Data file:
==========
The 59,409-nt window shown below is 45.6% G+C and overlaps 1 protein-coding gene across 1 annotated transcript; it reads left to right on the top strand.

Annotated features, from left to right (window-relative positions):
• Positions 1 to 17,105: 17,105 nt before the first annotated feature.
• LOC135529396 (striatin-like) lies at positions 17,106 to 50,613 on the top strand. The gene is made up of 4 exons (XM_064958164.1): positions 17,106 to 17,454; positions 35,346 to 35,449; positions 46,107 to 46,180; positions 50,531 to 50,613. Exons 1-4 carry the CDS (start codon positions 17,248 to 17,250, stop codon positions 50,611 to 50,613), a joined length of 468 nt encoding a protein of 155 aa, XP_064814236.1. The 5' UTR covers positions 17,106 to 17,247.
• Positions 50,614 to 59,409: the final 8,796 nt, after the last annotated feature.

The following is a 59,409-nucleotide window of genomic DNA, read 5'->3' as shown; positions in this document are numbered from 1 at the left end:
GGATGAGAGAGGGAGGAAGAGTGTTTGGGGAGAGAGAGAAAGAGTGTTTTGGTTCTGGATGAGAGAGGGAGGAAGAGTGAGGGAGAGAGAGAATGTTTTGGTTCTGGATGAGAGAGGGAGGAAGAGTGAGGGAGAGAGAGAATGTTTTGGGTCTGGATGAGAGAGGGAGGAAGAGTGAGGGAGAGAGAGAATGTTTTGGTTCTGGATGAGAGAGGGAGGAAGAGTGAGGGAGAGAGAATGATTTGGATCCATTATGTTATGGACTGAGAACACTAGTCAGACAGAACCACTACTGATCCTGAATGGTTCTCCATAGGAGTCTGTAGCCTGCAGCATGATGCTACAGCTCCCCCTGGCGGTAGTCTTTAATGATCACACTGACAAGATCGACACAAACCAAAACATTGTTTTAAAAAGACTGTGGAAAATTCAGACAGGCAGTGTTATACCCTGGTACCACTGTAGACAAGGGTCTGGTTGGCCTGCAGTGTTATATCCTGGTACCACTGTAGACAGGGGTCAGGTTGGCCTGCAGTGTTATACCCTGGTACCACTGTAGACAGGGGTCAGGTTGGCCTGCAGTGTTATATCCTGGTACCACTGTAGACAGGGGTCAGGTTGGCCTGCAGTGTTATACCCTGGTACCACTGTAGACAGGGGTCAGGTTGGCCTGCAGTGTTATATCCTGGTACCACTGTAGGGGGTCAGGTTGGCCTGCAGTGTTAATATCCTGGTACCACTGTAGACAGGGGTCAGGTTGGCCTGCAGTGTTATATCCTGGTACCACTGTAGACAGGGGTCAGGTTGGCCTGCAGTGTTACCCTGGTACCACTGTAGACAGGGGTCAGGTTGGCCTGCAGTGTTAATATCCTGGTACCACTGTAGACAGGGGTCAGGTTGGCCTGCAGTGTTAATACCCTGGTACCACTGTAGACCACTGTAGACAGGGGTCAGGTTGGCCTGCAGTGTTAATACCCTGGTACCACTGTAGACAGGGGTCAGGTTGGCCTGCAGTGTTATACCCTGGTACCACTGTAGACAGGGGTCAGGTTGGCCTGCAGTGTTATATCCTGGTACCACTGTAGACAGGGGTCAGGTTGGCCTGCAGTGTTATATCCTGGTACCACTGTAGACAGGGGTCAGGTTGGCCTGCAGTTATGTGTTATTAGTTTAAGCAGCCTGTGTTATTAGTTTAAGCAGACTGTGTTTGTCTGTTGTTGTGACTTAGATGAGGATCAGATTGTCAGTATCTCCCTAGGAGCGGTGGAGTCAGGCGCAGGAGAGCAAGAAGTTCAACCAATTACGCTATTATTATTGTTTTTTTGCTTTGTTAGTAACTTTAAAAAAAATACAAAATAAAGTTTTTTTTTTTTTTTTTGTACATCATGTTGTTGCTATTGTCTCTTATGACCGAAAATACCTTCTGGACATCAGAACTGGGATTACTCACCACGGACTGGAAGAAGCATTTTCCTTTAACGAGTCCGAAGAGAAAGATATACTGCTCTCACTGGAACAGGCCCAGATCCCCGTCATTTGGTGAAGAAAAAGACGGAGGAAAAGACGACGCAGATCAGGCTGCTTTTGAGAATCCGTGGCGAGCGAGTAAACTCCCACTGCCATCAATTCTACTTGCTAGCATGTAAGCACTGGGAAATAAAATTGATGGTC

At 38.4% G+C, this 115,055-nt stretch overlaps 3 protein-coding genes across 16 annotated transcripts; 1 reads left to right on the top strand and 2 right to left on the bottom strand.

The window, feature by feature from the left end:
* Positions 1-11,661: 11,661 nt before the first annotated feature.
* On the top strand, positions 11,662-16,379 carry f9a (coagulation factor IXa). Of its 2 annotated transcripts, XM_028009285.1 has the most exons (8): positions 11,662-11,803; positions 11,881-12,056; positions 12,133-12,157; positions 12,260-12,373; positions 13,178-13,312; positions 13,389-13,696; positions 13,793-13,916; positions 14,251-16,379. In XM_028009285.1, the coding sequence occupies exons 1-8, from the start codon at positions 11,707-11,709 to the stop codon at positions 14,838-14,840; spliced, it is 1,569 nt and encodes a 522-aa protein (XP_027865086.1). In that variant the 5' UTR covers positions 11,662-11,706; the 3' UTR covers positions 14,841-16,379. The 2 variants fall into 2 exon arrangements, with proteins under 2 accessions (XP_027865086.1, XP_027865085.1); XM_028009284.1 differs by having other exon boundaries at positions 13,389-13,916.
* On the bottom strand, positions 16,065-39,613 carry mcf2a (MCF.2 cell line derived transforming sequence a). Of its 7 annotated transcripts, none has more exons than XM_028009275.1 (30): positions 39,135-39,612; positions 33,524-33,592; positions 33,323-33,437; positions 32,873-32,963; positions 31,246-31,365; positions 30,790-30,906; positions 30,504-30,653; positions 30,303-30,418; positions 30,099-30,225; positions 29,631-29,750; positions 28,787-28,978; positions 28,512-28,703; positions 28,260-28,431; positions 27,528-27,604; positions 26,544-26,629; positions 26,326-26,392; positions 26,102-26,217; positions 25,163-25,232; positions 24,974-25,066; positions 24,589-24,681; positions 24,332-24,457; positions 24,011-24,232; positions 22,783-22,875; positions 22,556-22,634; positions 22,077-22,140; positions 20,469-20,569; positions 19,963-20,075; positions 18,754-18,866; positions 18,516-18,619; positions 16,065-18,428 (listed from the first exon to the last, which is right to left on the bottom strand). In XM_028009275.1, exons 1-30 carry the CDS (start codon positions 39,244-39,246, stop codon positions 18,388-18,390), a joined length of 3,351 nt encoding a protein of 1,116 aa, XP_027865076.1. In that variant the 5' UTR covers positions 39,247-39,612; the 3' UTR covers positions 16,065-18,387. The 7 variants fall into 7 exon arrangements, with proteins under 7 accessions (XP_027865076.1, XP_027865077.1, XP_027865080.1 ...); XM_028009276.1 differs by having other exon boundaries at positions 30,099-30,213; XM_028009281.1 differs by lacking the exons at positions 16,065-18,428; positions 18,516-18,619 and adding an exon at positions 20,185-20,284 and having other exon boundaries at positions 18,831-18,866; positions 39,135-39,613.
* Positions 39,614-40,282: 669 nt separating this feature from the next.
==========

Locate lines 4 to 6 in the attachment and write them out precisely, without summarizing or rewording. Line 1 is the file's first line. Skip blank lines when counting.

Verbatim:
• LOC135529396 (striatin-like) lies at positions 17,106 to 50,613 on the top strand. The gene is made up of 4 exons (XM_064958164.1): positions 17,106 to 17,454; positions 35,346 to 35,449; positions 46,107 to 46,180; positions 50,531 to 50,613. Exons 1-4 carry the CDS (start codon positions 17,248 to 17,250, stop codon positions 50,611 to 50,613), a joined length of 468 nt encoding a protein of 155 aa, XP_064814236.1. The 5' UTR covers positions 17,106 to 17,247.
• Positions 50,614 to 59,409: the final 8,796 nt, after the last annotated feature.

The following is a 59,409-nucleotide window of genomic DNA, read 5'->3' as shown; positions in this document are numbered from 1 at the left end: